Paternity in West Virginia

Learn how you establish paternity and why it's beneficial for your child in West Virginia.

It's fairly common nowadays to hear of children being born out of wedlock. Many committed, unmarried couples make a conscious decision to have children outside of marriage, possibly because they have no desire to marry or because they plan to get married after the birth of their child.

In other cases, couples have broken up despite a pregnancy, or the father has simply made it clear that he wants nothing to do with the mother (and maybe even the child).

In all cases where a child is born to unmarried parents, it's important to establish "paternity," which refers to the legal relationship between a father and his child. In West Virginia, paternity is what gives a father the right to request custody and visitation with his child. And once paternity is established, the father is legally obligated to provide financial support to his child.

This article explains the ways paternity can be established in West Virginia. If you have questions after reading this article, you should contact a local family law attorney for advice.

Establishing Paternity in West Virginia

When the father and mother of a child are married, paternity is automatically established when the child is born. When the parents of a child aren’t married, paternity has to be established before the father’s rights and obligations take effect.

Paternity in West Virginia is established either when the parents agree that the father is the biological parent of the child and sign documents that say so, or when a court enters an order stating that the father is the biological parent of the child.

Acknowledging Paternity

West Virginia allows parents to establish paternity when the mother and father sign a “Notarized Affidavit of Paternity.” The notarized affidavit should list both parents’ social security numbers, addresses, and should state that both parents acknowledge paternity. The affidavit should also state that both parents understand the rights and obligations of paternity as well as the alternatives to acknowledging paternity. Once the original notarized affidavit of paternity is filed with the State Registrar, paternity has been established.

Do not sign an affidavit of paternity if you are not absolutely sure you are the father of the child in question. Signing the affidavit means you agree, without any further proof, that the child is yours.

If you want to rescind (take back) your acknowledgement of paternity after signing it, you’ll have 60 days from the date of the affidavit to file a complaint to rescind it. If it’s been more than 60 days, you’ll have to prove that you were forced or tricked into signing the affidavit. This process can be complicated. If you want to rescind your acknowledgment, you should speak to an experienced West Virginia family law attorney for advice.

Having the Court Establish Paternity

If one parent won’t acknowledge paternity, you will need to file a “Petition to Establish Paternity” in your county circuit court asking the court establish paternity. You’ll also need to serve the other parent with a copy of your petition; the circuit court clerk can give you options to serve the other parent.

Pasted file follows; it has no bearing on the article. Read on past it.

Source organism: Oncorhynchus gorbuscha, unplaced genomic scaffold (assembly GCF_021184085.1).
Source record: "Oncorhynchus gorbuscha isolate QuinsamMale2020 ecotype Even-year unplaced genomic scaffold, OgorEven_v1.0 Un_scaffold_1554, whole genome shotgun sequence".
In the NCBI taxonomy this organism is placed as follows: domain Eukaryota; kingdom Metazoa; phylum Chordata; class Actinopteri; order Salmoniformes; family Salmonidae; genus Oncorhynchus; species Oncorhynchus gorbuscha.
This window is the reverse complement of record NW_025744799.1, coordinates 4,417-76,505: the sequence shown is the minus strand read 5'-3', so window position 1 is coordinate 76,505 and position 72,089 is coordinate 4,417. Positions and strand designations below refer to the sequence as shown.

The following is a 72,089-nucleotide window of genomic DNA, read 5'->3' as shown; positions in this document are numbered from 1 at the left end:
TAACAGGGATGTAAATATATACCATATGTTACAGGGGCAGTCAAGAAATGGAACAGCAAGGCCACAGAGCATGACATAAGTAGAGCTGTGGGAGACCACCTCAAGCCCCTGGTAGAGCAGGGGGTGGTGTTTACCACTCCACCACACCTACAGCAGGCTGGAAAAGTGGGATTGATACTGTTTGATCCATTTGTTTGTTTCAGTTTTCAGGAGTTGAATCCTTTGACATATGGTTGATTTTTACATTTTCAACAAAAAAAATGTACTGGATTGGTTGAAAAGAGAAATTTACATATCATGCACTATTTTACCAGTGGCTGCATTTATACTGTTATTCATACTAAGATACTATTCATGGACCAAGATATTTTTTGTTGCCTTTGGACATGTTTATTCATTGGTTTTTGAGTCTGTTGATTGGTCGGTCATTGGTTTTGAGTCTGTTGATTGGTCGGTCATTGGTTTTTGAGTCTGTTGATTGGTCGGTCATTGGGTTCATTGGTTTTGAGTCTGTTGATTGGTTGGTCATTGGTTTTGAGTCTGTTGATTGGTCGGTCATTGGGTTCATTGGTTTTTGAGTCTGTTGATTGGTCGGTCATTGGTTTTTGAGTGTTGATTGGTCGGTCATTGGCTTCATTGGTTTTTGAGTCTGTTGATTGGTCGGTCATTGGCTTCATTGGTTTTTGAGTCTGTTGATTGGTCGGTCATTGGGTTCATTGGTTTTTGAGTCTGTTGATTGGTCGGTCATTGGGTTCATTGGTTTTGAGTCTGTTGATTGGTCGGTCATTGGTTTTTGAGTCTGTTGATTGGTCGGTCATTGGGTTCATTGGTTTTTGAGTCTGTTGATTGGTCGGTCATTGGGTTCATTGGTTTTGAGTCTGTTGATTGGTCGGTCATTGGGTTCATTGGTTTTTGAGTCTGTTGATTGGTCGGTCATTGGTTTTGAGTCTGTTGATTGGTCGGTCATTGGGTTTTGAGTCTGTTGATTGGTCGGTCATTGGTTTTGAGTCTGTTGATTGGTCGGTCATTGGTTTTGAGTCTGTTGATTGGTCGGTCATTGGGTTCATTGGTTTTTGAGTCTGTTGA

If the other parent still doesn’t agree on paternity, the court will order the child and parents to undergo genetic tests to determine paternity. Once paternity has been established, each parent has to complete a parent education class and file their certificate of completion with the county circuit court clerk.

Any of the following people can file a petition to establish paternity:

  • an unmarried woman who has a child
  • a married woman with a child, if someone besides her husband is the father
  • The West Virginia bureau for child support enforcement
  • any person with physical or legal custody of the child
  • the guardian of the child
  • a guardian ad litem, usually a lawyer appointed on behalf of the child, or
  • a man claiming to be the father of a child born out of wedlock.

To establish paternity in court, the petition has to be filed before the child’s 18th birthday, unless the child files the petition, in which case it can be filed at any time. The judge can also decide other issues like child support, custody and visitation.

Benefits of Establishing Paternity

West Virginia allows children to file a petition to establish paternity at any point in their life because the state believes children deserve to know their parents. When paternity is established, the child has the right to be financially and emotionally supported by both parents. The child may be able to get benefits from parents like health insurance, Social Security or veterans’ benefits. A child can inherit from both parents once paternity has been established. Just having access to both parents’ families’ medical history can also greatly benefit a child.

A mother benefits when paternity is established by having the father pay financial support for the child. A mother can ask the court to award her past due child support up to 36 months, in addition to birthing or medical costs.

A father benefits when paternity is established by getting rights to visitation with the child and the right to have input on decisions that affect the child’s future.

Click here to learn more about child custody in West Virginia.

Resources

If you have other questions about establishing paternity in West Virginia after reading this article, contact an experienced family law attorney.

Read the full text of the law on paternity in West Virginia in the West Virginia Code, Chapter 28, Article 24.

A link to the West Virginia bureau of child support enforcement, which may be able to help you file a petition to establish paternity, is here.

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